Dachshund – the dog from the underground

With the proverbial Dachshund look, they flatter themselves behind their floppy ears and adorable look. The Dachshund has long since ceased to be an excellent companion for hunters and has since established itself as a popular pedigree dog. They are now classic among domestic dog breeds.

The hunter’s best friend

The Dachshund is a typical German dog breed and was bred for hunting back in the Middle Ages. With its short legs and elongated body, it was able to penetrate the hardest places to reach, while their droopy ears helped to protect their ear canals. Despite originating in Germany, they became popular in the rest of Europe when Queen Victoria took an interest in the breed in the 19th Century. Since then there have been two distinctions within the breed with long and short haired versions specifically known as short haired and wire haired. Furthermore, they have been bred further and we know have Miniature Dachshund’s as well as the regular Dachshund.

The character of the Dachshund

Despite their handy size, Dachshunds are by no means lap dogs. The bundles of energy are too lively and busy for that. As a dachshund owner, you should allow time for long walks. Care must be taken when living with dachshunds if you have other pets; foreign small animals and those outside the home are prey for him. The Dachshund character is characterized by a large portion of courage and fearlessness, which is understandable because the dog could encounter defensive animals at any time when hunting. This character trait lives on, Dachshunds have no problem confronting larger conspecifics and always defends their position. Dachshunds are friendly towards people, however, they treat strangers with reservation. Affection for humans is less pronounced with the dachshund than with other breeds.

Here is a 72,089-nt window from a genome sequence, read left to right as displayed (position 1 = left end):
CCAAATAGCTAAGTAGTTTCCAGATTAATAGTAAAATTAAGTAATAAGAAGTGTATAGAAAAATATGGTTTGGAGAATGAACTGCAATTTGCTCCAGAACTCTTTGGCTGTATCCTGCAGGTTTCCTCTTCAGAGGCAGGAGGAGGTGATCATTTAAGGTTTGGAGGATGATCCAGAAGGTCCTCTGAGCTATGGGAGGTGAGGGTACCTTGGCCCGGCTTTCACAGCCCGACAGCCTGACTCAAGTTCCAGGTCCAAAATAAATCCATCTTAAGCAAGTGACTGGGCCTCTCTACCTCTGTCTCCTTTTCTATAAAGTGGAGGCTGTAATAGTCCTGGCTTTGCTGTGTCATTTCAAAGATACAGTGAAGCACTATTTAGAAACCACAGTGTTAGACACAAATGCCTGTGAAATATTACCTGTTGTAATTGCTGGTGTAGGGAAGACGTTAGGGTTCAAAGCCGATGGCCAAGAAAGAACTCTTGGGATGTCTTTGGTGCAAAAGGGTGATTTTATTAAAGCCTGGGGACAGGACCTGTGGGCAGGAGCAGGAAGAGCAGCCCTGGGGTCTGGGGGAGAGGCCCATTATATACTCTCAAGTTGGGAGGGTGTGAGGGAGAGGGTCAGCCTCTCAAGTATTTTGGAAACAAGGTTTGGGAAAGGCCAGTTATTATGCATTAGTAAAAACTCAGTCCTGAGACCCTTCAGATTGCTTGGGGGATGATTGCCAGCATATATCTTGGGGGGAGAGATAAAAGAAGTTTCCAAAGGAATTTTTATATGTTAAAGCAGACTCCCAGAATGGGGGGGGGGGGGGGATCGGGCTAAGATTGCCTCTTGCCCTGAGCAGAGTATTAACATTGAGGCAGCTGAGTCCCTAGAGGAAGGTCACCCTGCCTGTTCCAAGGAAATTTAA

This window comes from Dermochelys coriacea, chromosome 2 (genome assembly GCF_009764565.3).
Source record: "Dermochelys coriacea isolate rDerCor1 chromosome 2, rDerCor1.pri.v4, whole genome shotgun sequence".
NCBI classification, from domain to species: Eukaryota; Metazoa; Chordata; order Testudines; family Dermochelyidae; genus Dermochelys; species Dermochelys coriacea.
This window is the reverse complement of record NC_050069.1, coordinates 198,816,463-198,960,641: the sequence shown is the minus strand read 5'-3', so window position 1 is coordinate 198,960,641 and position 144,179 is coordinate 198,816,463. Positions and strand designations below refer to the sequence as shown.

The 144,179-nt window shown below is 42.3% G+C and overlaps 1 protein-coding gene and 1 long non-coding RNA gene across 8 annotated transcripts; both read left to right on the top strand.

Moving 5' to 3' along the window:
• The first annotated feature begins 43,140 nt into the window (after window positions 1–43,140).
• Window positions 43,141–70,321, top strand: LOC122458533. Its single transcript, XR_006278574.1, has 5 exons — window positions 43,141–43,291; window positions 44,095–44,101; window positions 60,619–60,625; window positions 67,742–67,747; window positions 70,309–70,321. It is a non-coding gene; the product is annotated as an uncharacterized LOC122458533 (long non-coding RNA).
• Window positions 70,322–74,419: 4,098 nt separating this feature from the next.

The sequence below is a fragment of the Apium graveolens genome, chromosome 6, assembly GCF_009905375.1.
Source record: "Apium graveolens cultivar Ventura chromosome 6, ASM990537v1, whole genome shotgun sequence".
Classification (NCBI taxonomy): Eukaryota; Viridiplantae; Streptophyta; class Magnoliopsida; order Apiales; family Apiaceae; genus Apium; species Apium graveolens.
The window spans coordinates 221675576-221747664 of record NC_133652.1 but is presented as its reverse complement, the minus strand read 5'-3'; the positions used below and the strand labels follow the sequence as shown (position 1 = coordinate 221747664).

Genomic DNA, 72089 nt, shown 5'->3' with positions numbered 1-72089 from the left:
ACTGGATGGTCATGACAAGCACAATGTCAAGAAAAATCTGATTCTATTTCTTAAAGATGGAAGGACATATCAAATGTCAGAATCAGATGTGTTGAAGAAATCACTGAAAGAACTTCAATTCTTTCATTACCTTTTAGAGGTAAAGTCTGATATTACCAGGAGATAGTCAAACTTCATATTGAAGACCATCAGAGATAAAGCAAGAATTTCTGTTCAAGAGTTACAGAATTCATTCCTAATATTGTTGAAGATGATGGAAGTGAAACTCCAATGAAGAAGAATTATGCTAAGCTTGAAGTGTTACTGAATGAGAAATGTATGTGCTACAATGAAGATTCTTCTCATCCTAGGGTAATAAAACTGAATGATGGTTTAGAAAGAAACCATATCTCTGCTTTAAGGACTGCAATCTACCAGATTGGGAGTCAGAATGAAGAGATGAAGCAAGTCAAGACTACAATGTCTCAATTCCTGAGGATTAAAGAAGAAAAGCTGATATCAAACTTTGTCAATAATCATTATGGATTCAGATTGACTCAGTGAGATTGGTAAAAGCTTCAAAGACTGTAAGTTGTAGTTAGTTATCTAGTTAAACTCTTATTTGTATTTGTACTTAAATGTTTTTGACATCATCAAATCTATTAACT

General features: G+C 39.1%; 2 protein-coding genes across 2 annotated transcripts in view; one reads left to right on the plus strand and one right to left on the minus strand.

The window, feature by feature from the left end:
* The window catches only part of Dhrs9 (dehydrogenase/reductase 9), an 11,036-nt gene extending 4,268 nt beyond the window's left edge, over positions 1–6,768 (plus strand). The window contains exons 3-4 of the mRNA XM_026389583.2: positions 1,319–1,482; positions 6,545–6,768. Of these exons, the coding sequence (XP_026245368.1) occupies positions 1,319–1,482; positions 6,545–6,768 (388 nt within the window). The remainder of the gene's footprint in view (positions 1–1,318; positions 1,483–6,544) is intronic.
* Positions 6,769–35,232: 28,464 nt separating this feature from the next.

Dachshund upbringing and keeping

Dachshunds are self-confident, have their own will and tend to overestimate themselves. Make sure you have a settled family cohesion before the dwarf joins the regiment and takes over the budget! With reward-oriented, consistent upbringing, Dachshund’s are encouraged to cooperate. Tasks are also important: tracking is a good occupation that accommodates the natural behaviour of the Dachshund. Digging is also one of the favourite activities of a dachshund. He generally prefers exciting long dog sport activities. A towline and harness are essential accessories for the dachshund owner. The Dachshund is not worried that they will lose their owner out of sight. If you are travelling in wild areas, do not forget; a rabbit is more important to the dachshund than obedience.

Grooming: tick control and brush

Those who are constantly found in the undergrowth or near the ground must be checked regularly for ticks, especially in summer. Use tick pliers, a fur comb and a brush corresponding to the fur texture for care. The Dachshund's skeleton and joints are not designed for top athletic performance or heavy loads. Counteract excess weight and save the dog from climbing stairs if possible.

Profile –

  • Breed: Dachshund
  • Origin: Germany
  • Weight: 3-9kg
  • Size: 17-27cm shoulder height
  • Anatomy: Short legs, relatively long spine
  • Fur and colour: Monochrome, red, red yellow, yellow, two coloured jet black or brown with rust brown, Pure black or white without fire which is undesirable.
  • Coat structure: Short, smooth and dense, of the same colour
  • Eyes: Oval, dark red to black-brown
  • Ears: Lop-ears
  • Character: Headstrong, confident, brave, suspicious, watchful
  • Maintenance: Regular coat care, special attention to tick infestation
  • Special feature: Extremely strong hunting and browsing instinct
  • Classification: Companion and hunting dogs